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Washington, D.C. —United States Trade Representative Ron Kirk today announced that the U.S. is taking the next step in a dispute regarding the Government of Guatemala’s apparent failure to effectively enforce its labor laws by requesting the establishment of an arbitral panel under the Dominican Republic-Central America-United States Free Trade Agreement (CAFTA-DR). The United States requested formal consultations in July 2010 regarding the issues in this case.
The case involves apparent failure by the Government of Guatemala to meet its obligations under CAFTA-DR with respect to the enforcement of Guatemalan labor laws, including those related to the right of association, the right of workers to organize and bargain collectively, and acceptable conditions of work. This is the first labor case that the United States has ever brought under a trade agreement.
“With this case, we are sending a strong message that the Obama Administration will act firmly to ensure effective enforcement of labor laws by our trading partners,” said Ambassador Kirk. “While Guatemala has taken some positive steps, its overall actions and proposals to date have been insufficient to address the apparent systemic failures. We need to see concrete actions to protect the rights of workers as agreed under our trade agreement, and we are prepared to act to obtain enforcement of those rights when and where necessary.”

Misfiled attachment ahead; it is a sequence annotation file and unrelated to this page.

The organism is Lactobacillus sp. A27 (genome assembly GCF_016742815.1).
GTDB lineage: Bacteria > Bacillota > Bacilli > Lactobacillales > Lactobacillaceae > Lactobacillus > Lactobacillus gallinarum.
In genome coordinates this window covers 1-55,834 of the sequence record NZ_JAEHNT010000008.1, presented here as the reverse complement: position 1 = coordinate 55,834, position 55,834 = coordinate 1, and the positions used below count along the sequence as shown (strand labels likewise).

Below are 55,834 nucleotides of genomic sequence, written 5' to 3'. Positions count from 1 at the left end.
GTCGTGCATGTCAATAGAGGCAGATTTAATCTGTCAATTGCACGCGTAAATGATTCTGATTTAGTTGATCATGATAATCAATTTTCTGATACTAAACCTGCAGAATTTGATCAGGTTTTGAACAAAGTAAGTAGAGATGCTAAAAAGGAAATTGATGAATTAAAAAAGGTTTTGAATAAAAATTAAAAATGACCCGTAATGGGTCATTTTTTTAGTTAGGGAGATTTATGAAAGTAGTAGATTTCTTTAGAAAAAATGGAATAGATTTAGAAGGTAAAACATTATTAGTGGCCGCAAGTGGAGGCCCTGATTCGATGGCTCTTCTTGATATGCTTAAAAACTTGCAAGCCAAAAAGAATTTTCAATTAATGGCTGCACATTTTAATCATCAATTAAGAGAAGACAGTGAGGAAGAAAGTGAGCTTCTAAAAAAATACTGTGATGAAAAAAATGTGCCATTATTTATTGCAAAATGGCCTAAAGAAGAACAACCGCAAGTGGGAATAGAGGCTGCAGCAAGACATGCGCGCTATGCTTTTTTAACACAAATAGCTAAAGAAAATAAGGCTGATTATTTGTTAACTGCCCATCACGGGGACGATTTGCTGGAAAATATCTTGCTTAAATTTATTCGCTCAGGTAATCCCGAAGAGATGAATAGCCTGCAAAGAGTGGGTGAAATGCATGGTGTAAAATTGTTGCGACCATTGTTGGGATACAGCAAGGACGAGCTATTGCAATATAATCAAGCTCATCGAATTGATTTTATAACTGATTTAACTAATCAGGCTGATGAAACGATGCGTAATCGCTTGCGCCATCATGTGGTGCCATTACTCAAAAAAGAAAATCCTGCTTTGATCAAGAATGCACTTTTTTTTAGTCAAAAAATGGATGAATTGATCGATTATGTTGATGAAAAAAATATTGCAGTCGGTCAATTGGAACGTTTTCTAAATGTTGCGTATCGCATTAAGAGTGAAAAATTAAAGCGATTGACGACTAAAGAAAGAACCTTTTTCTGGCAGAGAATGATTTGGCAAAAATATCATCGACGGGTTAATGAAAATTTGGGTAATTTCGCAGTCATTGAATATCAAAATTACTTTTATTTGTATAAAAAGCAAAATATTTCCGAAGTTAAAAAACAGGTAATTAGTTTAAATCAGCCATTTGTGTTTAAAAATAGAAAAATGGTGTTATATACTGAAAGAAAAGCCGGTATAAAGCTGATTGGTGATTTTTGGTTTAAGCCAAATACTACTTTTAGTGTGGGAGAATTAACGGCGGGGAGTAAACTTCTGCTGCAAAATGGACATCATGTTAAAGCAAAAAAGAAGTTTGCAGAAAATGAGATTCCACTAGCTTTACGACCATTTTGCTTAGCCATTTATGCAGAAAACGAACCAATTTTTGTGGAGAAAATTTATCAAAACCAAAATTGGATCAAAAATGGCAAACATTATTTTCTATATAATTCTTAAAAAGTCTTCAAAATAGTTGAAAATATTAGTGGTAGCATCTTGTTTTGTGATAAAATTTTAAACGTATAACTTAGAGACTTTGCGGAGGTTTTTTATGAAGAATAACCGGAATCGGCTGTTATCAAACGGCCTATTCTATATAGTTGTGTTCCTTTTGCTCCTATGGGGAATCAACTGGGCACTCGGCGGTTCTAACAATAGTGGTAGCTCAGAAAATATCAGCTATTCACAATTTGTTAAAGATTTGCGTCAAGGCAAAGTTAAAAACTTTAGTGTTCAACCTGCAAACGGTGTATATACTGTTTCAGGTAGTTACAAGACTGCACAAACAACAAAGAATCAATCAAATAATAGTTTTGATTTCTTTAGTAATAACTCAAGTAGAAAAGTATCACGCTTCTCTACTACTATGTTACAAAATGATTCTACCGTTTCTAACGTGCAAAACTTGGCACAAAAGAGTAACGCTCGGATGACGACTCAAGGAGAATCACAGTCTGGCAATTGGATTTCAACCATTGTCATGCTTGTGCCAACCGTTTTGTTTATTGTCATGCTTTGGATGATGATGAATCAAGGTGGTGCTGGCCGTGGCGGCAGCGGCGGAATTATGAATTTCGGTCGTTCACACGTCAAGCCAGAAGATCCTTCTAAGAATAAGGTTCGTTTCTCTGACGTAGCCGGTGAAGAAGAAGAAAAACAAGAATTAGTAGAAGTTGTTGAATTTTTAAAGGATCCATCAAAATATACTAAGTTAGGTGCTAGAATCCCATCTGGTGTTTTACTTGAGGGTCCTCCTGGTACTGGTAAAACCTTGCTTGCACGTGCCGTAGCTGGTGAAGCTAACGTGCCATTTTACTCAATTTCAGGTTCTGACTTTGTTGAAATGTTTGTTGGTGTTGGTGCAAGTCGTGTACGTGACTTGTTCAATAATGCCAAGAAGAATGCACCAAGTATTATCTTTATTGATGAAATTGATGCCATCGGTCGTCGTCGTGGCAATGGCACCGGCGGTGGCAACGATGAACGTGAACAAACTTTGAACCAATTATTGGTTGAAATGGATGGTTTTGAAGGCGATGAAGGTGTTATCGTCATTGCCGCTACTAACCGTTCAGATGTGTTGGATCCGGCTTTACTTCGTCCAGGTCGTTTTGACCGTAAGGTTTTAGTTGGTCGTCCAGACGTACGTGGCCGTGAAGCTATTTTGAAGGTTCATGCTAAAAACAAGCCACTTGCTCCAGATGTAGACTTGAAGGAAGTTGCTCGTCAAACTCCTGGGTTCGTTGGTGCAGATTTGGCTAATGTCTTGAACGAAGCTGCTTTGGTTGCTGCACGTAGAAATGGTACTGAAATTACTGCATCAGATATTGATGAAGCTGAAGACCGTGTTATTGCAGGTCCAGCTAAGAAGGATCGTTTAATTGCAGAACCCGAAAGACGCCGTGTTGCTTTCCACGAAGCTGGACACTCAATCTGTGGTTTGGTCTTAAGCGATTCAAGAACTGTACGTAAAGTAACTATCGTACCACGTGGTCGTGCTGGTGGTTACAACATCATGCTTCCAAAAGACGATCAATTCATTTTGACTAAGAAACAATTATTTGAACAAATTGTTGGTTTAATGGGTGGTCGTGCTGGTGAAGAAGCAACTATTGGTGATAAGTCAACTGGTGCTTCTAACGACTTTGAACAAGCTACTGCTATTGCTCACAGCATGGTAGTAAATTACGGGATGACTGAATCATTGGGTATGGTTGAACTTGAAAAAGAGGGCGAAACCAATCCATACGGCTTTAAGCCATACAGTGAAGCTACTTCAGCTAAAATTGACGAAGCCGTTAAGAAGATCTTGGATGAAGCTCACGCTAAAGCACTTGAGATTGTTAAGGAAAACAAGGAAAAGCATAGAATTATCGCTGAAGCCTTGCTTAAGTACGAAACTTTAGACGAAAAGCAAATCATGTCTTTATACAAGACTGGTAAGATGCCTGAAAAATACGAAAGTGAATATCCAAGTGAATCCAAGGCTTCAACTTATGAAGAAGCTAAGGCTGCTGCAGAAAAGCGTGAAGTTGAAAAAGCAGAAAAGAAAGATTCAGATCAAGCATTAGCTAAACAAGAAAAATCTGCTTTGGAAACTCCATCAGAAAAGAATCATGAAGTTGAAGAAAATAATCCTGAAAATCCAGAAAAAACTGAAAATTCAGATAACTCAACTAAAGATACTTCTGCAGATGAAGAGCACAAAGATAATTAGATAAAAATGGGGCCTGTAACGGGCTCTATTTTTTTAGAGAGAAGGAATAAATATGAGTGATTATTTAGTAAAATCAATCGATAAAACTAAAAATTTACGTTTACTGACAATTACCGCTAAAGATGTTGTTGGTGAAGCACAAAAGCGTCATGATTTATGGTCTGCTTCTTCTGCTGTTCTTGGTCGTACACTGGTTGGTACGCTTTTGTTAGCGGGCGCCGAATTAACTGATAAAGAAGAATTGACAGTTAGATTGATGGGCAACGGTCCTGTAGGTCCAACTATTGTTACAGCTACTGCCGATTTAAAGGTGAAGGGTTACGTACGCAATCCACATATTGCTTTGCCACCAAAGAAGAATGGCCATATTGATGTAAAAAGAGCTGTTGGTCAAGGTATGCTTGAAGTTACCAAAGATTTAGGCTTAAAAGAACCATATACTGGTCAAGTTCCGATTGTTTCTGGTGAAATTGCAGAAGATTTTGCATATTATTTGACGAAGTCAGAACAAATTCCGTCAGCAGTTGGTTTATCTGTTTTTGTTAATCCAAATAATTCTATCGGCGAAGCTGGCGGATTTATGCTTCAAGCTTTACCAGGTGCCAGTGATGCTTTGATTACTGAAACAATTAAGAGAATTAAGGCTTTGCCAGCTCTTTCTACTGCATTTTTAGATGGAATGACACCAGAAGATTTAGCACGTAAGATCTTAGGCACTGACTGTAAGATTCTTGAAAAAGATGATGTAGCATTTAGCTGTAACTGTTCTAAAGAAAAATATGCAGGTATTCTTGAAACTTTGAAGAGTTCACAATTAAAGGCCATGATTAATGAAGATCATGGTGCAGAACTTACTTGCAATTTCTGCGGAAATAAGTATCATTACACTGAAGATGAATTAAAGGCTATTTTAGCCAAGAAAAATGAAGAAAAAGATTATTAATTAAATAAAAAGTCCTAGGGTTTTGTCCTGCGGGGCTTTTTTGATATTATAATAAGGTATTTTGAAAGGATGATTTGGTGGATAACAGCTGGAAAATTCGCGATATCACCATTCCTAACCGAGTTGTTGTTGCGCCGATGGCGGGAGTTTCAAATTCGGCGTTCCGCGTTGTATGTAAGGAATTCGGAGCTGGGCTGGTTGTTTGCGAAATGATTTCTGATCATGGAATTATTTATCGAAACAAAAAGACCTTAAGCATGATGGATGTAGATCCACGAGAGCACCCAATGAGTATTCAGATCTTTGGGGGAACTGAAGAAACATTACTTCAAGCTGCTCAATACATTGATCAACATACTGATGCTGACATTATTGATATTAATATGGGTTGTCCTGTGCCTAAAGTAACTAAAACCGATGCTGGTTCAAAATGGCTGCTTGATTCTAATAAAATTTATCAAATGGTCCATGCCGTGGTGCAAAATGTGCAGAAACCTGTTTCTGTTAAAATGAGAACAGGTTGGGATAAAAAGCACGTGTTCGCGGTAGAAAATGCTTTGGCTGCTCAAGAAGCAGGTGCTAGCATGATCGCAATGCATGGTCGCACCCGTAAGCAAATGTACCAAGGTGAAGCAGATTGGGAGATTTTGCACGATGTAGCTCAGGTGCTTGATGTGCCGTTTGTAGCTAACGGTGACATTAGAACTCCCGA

In April 2008, the AFL-CIO and six Guatemalan worker organizations filed a public submission under the CAFTA-DR alleging that the Guatemalan government had violated its CAFTA-DR labor commitments by failing to effectively enforce its labor laws. After reviewing the submission, the U.S. Department of Labor issued a public report finding significant weaknesses in Guatemala's enforcement of its labor laws.
Since then, the U.S. Government, including USTR and the Departments of Labor and State, has conducted an extensive examination of Guatemala's compliance with its commitments under the CAFTA-DR labor chapter. This examination included (1) a careful review of Guatemala’s labor laws, (2) extensive collection of factual evidence, and (3) a careful analysis of Guatemala’s obligations under Article 16.2.1(a). Based on the examination, the U.S. Government concluded that Guatemala appeared to be failing to meet its obligation with respect to enforcement of labor laws.
In an attempt to resolve its concerns, the U.S. Government requested consultations under the CAFTA-DR labor chapter on July 30, 2010. Consultations were held in Guatemala in September and December of 2010. The U.S. government then requested a meeting of the Free Trade Commission on May 16, 2011. The Commission met June 7, 2011. Intense work ensued to reach agreement on an adequate enforcement plan, but those efforts have not succeeded. The U.S. Government is therefore now moving to the next step of formation of an arbitral panel.